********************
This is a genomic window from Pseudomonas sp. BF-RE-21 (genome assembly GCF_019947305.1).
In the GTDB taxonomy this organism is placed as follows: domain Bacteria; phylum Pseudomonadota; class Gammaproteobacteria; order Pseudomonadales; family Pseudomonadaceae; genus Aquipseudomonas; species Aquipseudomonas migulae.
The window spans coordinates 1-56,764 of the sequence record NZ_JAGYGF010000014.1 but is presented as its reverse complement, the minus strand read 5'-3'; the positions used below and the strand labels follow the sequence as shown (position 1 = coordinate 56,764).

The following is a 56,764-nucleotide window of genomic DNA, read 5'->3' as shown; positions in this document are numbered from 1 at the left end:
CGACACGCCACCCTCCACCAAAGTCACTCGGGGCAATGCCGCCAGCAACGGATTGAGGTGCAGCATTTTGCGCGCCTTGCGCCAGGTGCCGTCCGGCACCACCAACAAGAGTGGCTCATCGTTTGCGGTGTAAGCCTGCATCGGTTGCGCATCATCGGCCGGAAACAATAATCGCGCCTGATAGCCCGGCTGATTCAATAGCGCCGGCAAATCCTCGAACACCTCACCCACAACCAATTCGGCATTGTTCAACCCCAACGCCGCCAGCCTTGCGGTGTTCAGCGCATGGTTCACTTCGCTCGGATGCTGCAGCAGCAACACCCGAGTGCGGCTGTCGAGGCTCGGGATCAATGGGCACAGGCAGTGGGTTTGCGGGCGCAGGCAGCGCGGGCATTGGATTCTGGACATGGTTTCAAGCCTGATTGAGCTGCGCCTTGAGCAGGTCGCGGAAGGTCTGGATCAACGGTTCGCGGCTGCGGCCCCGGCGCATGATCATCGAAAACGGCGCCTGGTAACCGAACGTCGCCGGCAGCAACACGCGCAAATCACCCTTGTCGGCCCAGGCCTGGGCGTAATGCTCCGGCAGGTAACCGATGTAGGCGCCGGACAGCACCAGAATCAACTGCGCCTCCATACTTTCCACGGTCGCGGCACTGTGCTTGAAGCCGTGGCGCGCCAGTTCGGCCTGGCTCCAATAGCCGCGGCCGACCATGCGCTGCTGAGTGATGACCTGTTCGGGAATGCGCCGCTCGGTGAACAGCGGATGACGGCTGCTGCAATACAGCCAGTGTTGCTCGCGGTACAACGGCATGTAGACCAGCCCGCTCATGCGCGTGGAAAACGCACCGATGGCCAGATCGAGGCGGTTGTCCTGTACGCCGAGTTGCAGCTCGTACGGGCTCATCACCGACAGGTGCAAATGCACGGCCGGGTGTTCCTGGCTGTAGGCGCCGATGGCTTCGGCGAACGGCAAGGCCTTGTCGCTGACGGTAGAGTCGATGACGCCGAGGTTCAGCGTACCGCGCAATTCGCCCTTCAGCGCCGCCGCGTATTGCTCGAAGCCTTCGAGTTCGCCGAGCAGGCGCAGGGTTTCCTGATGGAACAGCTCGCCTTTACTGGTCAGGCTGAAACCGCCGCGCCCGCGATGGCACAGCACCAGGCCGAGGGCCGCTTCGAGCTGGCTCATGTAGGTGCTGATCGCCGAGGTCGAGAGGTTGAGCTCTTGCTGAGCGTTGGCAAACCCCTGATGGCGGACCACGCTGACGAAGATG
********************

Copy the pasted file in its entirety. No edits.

This is a genomic window from Pseudomonas sp. BF-RE-21 (genome assembly GCF_019947305.1).
In the GTDB taxonomy this organism is placed as follows: domain Bacteria; phylum Pseudomonadota; class Gammaproteobacteria; order Pseudomonadales; family Pseudomonadaceae; genus Aquipseudomonas; species Aquipseudomonas migulae.
The window spans coordinates 1-56,764 of the sequence record NZ_JAGYGF010000014.1 but is presented as its reverse complement, the minus strand read 5'-3'; the positions used below and the strand labels follow the sequence as shown (position 1 = coordinate 56,764).

The following is a 56,764-nucleotide window of genomic DNA, read 5'->3' as shown; positions in this document are numbered from 1 at the left end:
CGACACGCCACCCTCCACCAAAGTCACTCGGGGCAATGCCGCCAGCAACGGATTGAGGTGCAGCATTTTGCGCGCCTTGCGCCAGGTGCCGTCCGGCACCACCAACAAGAGTGGCTCATCGTTTGCGGTGTAAGCCTGCATCGGTTGCGCATCATCGGCCGGAAACAATAATCGCGCCTGATAGCCCGGCTGATTCAATAGCGCCGGCAAATCCTCGAACACCTCACCCACAACCAATTCGGCATTGTTCAACCCCAACGCCGCCAGCCTTGCGGTGTTCAGCGCATGGTTCACTTCGCTCGGATGCTGCAGCAGCAACACCCGAGTGCGGCTGTCGAGGCTCGGGATCAATGGGCACAGGCAGTGGGTTTGCGGGCGCAGGCAGCGCGGGCATTGGATTCTGGACATGGTTTCAAGCCTGATTGAGCTGCGCCTTGAGCAGGTCGCGGAAGGTCTGGATCAACGGTTCGCGGCTGCGGCCCCGGCGCATGATCATCGAAAACGGCGCCTGGTAACCGAACGTCGCCGGCAGCAACACGCGCAAATCACCCTTGTCGGCCCAGGCCTGGGCGTAATGCTCCGGCAGGTAACCGATGTAGGCGCCGGACAGCACCAGAATCAACTGCGCCTCCATACTTTCCACGGTCGCGGCACTGTGCTTGAAGCCGTGGCGCGCCAGTTCGGCCTGGCTCCAATAGCCGCGGCCGACCATGCGCTGCTGAGTGATGACCTGTTCGGGAATGCGCCGCTCGGTGAACAGCGGATGACGGCTGCTGCAATACAGCCAGTGTTGCTCGCGGTACAACGGCATGTAGACCAGCCCGCTCATGCGCGTGGAAAACGCACCGATGGCCAGATCGAGGCGGTTGTCCTGTACGCCGAGTTGCAGCTCGTACGGGCTCATCACCGACAGGTGCAAATGCACGGCCGGGTGTTCCTGGCTGTAGGCGCCGATGGCTTCGGCGAACGGCAAGGCCTTGTCGCTGACGGTAGAGTCGATGACGCCGAGGTTCAGCGTACCGCGCAATTCGCCCTTCAGCGCCGCCGCGTATTGCTCGAAGCCTTCGAGTTCGCCGAGCAGGCGCAGGGTTTCCTGATGGAACAGCTCGCCTTTACTGGTCAGGCTGAAACCGCCGCGCCCGCGATGGCACAGCACCAGGCCGAGGGCCGCTTCGAGCTGGCTCATGTAGGTGCTGATCGCCGAGGTCGAGAGGTTGAGCTCTTGCTGAGCGTTGGCAAACCCCTGATGGCGGACCACGCTGACGAAGATG